As of the time this article is written, MH370 is still lost presumably in the Indian Ocean. With international attention on Malaysia, glaring flaws have been highlighted in the way Malaysia operates. Mind you, it is nothing new but intentionally ignored prior. Now that a catastrophe has occurred, our inability to co-ordinate and operate at an international level is evident.
So what can the medical world learn from this airline disaster?
The Ministry of Health Malaysia has operated much like other government agencies. It is inefficient, non transparent with poor accountability of decisions made. Time based promotions only perpetuates malaise as rewards are often secure even for mediocrity.
The medical world should organise itself mirroring the stringent standards of the airline industry. After all, it deals with human life as well.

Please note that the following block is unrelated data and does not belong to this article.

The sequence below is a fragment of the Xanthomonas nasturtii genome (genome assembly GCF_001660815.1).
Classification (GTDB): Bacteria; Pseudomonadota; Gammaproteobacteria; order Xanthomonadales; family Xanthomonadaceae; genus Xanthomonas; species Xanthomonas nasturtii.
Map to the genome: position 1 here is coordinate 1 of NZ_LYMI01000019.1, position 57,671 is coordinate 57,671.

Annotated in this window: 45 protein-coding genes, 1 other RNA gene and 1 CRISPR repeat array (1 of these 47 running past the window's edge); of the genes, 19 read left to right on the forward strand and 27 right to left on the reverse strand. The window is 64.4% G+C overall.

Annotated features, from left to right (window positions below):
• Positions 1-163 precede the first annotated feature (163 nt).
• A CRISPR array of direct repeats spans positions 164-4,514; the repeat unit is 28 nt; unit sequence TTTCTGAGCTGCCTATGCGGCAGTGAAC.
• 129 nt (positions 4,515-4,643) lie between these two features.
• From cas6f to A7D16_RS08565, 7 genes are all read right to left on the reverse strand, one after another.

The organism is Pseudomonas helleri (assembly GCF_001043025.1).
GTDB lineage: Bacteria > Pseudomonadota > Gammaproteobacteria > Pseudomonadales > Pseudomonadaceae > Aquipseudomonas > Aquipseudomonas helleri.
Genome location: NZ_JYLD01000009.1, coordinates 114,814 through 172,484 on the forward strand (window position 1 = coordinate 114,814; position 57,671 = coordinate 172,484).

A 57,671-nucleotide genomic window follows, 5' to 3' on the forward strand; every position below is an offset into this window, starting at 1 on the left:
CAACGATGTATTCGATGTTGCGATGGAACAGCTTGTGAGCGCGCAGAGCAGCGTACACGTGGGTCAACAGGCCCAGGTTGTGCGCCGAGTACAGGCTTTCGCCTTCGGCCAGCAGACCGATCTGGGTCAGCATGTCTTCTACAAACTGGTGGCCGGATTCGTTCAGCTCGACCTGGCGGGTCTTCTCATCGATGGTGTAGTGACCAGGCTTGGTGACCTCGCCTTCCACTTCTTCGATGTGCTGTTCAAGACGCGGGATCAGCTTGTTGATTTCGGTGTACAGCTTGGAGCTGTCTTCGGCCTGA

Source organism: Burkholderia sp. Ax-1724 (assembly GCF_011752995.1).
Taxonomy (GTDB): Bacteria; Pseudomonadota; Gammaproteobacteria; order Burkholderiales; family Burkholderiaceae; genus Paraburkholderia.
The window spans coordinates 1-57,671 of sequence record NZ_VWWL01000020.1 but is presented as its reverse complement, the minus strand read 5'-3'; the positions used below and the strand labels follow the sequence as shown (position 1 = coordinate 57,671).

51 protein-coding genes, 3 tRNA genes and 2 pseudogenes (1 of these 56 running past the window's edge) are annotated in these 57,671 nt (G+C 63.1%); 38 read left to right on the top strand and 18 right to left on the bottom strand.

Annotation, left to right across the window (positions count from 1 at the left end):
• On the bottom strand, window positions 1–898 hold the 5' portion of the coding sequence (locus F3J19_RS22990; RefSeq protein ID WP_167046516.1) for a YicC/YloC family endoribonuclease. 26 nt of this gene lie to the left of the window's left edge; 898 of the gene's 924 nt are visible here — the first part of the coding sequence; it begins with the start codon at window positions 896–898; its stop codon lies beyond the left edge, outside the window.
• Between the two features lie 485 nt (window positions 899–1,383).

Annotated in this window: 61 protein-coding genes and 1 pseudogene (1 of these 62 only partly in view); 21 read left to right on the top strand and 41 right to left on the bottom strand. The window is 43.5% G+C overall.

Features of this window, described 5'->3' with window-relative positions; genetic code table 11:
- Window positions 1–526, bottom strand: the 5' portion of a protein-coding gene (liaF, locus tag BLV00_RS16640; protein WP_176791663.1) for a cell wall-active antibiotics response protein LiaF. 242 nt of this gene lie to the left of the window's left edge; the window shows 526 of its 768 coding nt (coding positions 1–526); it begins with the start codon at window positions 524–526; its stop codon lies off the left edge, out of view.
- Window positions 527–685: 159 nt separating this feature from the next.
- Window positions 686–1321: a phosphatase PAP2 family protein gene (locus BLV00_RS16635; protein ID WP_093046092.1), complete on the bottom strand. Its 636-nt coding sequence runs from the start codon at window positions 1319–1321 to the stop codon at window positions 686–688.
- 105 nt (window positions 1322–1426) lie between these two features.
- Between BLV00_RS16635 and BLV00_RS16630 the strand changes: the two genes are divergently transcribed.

We are often reminded of how good our health system is, comparatively to some other nations. However, the choice of countries we benchmark ourselves to are suspect. Complacency has thus set in.
It is now becoming a case of building castles on shifting sand. The exterior infrastructure appears glorious, tainted only by poor maintenance and work attitudes.
Perhaps it is time that healthcare personnel be subjected to regular spot checks, periodic appraisal of their training and maintaining a good base of knowledge. It is perhaps not as easy as assessing how a pilot flies a plane but it is ensuring that it meets the standards expected of them by their peers.
The healthcare industry in Malaysia is fortunate that the country remains less litigious and more respectful of the medical profession. However, with the era of digital technology, some of this respect must now be earned.
Regaining international recognition of the healthcare standards in Malaysia remains an uphill task. It is hoped that it will not take a catastrophe the scale of MH370, for Malaysian healthcare to revamp itself.